Esophageal cancer is a type of cancer that grows in the esophagus, the tube that connects the throat to the stomach. Factors that can make someone at higher risk of developing esophageal cancer include:
- Increasing age
- Heavy alcohol use
- History of Barrett esophagus
- Tobacco use
Symptoms of esophageal cancer can vary for each person, but some common symptoms can include:
- Difficulty swallowing
- Pain with swallowing
- Chest pain
- Decreased appetite
- Weight loss
- Hoarse voice
The ultimate diagnosis of esophageal cancer will be made once a biopsy is obtained. Imaging tests will likely be ordered when someone is suspected of having esophageal cancer. Standard imaging tests can include X-rays, CT scans, MRIs, and PET scans.
Another imaging test that will likely be needed is an upper endoscopy. During this exam, a gastroenterologist inserts an extended, flexible scope with a camera into the mouth, esophagus, and stomach. This camera allows them to visualize any suspicious areas for cancer. During an endoscopy, a biopsy of a suspicious lesion can be taken to be tested for cancer cells.
A specialized ultrasound may also be done, which can help look at how large the cancerous lesion is and evaluate the lymph nodes around the esophagus to see if they look suspicious for cancer.
Once a diagnosis is made and imaging studies are done, the cancer is given a stage to describe how advanced the cancer is.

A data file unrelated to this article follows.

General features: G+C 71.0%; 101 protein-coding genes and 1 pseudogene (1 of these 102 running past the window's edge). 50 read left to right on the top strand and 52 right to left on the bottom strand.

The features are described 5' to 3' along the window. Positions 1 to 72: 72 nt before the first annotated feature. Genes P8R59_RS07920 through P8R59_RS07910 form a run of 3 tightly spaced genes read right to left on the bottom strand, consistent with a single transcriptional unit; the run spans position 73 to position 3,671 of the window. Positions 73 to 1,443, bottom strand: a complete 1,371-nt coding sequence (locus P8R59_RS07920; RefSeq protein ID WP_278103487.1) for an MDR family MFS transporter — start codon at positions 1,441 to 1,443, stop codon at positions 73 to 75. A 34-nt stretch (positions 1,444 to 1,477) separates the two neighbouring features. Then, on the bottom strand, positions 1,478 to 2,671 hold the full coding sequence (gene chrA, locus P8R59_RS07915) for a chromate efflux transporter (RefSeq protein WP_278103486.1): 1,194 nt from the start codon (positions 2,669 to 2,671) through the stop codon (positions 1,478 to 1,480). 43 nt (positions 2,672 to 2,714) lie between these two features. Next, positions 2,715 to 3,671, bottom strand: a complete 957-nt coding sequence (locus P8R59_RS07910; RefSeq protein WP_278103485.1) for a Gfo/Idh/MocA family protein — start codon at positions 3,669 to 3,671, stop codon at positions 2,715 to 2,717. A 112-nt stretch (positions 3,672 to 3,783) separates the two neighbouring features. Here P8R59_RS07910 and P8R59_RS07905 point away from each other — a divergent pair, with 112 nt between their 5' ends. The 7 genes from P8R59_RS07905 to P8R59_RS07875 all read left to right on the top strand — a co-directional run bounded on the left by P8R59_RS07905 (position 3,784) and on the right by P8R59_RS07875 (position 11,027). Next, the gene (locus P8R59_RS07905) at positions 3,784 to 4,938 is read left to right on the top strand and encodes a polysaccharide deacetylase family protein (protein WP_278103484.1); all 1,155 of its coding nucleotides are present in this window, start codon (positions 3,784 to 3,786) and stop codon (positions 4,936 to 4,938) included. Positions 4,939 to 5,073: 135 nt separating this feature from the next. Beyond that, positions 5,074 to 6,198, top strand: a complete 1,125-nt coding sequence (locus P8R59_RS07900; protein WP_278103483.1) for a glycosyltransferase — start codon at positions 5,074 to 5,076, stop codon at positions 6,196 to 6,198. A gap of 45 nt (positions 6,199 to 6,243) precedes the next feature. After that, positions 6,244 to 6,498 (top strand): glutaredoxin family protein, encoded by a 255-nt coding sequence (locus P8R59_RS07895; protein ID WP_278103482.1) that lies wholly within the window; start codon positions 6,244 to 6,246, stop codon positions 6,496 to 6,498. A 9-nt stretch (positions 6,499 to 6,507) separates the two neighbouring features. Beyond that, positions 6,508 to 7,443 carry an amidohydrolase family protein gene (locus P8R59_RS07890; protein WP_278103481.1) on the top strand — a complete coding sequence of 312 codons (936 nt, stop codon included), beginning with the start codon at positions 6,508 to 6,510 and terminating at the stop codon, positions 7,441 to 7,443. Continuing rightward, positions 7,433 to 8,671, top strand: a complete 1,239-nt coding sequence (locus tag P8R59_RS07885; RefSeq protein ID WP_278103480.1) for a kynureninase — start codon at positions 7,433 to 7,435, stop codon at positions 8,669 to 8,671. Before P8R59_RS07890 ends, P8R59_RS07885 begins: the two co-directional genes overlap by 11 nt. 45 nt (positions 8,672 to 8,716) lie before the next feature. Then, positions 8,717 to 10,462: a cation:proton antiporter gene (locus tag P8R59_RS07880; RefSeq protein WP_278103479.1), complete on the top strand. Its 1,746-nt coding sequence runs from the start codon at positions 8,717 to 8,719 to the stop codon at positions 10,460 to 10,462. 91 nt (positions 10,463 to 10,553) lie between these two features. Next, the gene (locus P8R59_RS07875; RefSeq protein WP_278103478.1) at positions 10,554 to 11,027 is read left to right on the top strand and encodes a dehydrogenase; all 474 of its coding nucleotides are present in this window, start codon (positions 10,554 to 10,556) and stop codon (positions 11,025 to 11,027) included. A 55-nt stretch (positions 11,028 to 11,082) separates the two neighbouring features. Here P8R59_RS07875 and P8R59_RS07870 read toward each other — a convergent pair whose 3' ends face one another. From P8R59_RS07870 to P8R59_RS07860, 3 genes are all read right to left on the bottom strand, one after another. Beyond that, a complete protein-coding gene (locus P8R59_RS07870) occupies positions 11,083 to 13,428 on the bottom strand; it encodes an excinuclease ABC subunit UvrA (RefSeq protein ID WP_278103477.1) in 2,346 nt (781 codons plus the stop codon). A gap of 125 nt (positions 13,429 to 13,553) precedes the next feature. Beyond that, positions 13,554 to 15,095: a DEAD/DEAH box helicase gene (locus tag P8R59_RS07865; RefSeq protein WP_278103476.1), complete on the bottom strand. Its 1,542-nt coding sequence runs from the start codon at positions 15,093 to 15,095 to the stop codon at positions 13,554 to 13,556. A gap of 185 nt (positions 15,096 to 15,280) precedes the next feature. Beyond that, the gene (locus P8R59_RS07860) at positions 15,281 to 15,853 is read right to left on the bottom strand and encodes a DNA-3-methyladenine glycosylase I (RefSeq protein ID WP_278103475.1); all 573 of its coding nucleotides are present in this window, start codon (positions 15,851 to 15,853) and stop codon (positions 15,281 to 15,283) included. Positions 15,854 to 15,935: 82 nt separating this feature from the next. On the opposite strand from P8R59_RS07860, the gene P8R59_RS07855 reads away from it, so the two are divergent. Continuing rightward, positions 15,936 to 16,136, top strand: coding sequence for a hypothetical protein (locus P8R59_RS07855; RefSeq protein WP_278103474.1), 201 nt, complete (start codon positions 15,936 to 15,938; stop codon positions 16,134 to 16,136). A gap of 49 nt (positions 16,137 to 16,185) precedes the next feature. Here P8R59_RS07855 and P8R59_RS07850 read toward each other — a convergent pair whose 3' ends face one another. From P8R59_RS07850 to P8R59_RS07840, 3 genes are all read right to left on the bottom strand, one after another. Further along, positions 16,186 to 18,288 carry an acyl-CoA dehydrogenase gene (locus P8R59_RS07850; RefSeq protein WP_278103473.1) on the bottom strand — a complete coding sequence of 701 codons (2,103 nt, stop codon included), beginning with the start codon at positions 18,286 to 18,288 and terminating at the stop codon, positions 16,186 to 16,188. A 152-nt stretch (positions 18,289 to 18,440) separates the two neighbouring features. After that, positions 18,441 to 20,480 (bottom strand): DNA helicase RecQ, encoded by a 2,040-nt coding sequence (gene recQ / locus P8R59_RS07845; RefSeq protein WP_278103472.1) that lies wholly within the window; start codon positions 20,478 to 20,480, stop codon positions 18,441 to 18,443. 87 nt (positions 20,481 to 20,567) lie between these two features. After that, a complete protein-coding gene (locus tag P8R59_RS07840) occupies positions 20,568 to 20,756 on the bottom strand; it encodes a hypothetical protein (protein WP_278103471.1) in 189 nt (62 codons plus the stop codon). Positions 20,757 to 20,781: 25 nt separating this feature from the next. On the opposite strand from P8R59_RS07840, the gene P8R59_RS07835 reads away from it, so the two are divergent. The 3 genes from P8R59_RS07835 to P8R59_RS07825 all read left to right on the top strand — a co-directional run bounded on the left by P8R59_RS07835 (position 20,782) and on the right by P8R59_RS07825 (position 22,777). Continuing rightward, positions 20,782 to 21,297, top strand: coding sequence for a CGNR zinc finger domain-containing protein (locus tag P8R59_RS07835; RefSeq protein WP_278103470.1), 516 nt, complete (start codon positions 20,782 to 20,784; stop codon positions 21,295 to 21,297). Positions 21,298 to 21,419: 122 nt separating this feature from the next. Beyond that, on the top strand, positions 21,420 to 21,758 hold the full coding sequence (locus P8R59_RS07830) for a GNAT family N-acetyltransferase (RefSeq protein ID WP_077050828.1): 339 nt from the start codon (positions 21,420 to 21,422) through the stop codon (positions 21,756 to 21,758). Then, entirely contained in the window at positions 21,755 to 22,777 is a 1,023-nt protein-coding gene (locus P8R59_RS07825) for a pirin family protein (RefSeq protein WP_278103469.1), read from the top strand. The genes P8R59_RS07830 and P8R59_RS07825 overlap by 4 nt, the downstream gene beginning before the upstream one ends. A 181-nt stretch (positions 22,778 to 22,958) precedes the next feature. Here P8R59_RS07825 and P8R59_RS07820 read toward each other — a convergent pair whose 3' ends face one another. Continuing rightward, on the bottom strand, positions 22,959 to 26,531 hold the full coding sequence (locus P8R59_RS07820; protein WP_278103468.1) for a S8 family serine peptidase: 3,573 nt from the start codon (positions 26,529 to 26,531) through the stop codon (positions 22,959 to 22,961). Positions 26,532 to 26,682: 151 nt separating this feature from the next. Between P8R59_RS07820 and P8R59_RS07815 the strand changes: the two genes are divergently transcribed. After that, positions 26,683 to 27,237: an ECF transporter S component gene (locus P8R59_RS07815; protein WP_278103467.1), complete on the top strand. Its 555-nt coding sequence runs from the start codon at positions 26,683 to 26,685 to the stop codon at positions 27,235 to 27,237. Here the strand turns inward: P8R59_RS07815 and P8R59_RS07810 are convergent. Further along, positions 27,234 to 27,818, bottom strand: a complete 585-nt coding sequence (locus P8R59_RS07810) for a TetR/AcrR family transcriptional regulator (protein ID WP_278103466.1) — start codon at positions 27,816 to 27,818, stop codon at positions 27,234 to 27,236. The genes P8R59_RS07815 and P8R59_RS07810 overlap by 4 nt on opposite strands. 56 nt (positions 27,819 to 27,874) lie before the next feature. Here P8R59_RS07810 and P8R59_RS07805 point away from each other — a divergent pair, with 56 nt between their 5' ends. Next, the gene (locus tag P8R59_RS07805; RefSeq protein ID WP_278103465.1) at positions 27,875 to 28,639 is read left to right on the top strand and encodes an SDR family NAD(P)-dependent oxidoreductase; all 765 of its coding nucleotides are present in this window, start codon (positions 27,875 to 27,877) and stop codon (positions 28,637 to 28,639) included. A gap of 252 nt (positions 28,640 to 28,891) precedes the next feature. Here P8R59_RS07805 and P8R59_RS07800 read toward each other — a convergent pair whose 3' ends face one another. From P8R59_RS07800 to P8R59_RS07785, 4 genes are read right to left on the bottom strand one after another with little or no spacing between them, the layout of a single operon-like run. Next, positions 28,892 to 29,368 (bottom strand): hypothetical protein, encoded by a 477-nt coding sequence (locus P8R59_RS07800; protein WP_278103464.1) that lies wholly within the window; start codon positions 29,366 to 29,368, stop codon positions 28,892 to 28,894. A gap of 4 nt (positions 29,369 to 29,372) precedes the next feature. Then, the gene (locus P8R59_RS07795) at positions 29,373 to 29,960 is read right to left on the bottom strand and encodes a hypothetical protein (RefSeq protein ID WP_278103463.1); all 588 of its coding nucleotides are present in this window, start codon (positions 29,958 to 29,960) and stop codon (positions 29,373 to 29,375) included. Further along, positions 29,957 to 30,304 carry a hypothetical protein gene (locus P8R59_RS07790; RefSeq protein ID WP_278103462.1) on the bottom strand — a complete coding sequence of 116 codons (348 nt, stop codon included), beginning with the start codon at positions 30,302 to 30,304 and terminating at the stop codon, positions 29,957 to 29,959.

The exact treatment for esophageal cancer will be determined once the diagnosis is made and the cancer stage is known.
Surgery may be recommended for esophageal cancer. This surgery can include removing the part of the esophagus containing the tumor and pulling up the stomach to connect to the end of the esophagus. Surgery may also remove lymph nodes around the esophagus to check for the spread of cancer to those areas.
Radiation therapy is a treatment that may be used as well. During radiation, high-energy beams are directed at the cancer cells to kill them.
Chemotherapy is another treatment that may be recommended. Chemotherapy is a medication that is given to kill cancer cells. Sometimes chemotherapy is used before surgery to help shrink the tumor and allow the surgeon to perform less aggressive surgery.
Immunotherapy may be given for esophageal cancer that has spread into other areas of the body (metastasized). Immunotherapy is a type of treatment that helps the immune system see and attack cancer cells.
If you’ve been diagnosed with esophageal cancer, be sure to talk to your cancer team about the specifics of your cancer. They can help you understand your diagnosis and how best to treat it.
In conclusion, esophageal cancer is a serious disease that can be difficult to detect and treat. However, understanding the risk factors and symptoms can improve your chances of early detection and treatment. If you are concerned about your risk for esophageal cancer, talk to your doctor. And remember, the best way to prevent any cancer is to live a healthy lifestyle.